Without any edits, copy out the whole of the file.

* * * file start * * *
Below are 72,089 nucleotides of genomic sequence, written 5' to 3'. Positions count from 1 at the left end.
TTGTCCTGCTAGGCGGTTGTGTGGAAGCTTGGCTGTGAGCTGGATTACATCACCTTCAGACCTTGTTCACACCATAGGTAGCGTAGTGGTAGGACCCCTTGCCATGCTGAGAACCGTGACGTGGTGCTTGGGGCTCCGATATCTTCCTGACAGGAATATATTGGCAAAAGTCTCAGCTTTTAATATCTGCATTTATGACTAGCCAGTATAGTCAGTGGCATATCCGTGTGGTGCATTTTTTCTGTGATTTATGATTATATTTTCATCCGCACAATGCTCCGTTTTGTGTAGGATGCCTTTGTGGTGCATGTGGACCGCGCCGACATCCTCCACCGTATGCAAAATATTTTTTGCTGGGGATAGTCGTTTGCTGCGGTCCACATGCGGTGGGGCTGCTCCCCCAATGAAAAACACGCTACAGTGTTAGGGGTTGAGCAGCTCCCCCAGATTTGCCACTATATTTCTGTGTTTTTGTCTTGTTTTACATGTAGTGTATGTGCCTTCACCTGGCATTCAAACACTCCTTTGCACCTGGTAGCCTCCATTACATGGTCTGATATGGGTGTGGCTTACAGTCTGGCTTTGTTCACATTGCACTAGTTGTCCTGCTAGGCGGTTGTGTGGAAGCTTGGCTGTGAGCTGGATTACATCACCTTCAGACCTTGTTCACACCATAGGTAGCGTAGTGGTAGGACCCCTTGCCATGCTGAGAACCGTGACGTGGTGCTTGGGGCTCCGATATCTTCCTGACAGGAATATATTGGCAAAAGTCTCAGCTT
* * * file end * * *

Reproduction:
Below are 72,089 nucleotides of genomic sequence, written 5' to 3'. Positions count from 1 at the left end.
TTGTCCTGCTAGGCGGTTGTGTGGAAGCTTGGCTGTGAGCTGGATTACATCACCTTCAGACCTTGTTCACACCATAGGTAGCGTAGTGGTAGGACCCCTTGCCATGCTGAGAACCGTGACGTGGTGCTTGGGGCTCCGATATCTTCCTGACAGGAATATATTGGCAAAAGTCTCAGCTTTTAATATCTGCATTTATGACTAGCCAGTATAGTCAGTGGCATATCCGTGTGGTGCATTTTTTCTGTGATTTATGATTATATTTTCATCCGCACAATGCTCCGTTTTGTGTAGGATGCCTTTGTGGTGCATGTGGACCGCGCCGACATCCTCCACCGTATGCAAAATATTTTTTGCTGGGGATAGTCGTTTGCTGCGGTCCACATGCGGTGGGGCTGCTCCCCCAATGAAAAACACGCTACAGTGTTAGGGGTTGAGCAGCTCCCCCAGATTTGCCACTATATTTCTGTGTTTTTGTCTTGTTTTACATGTAGTGTATGTGCCTTCACCTGGCATTCAAACACTCCTTTGCACCTGGTAGCCTCCATTACATGGTCTGATATGGGTGTGGCTTACAGTCTGGCTTTGTTCACATTGCACTAGTTGTCCTGCTAGGCGGTTGTGTGGAAGCTTGGCTGTGAGCTGGATTACATCACCTTCAGACCTTGTTCACACCATAGGTAGCGTAGTGGTAGGACCCCTTGCCATGCTGAGAACCGTGACGTGGTGCTTGGGGCTCCGATATCTTCCTGACAGGAATATATTGGCAAAAGTCTCAGCTT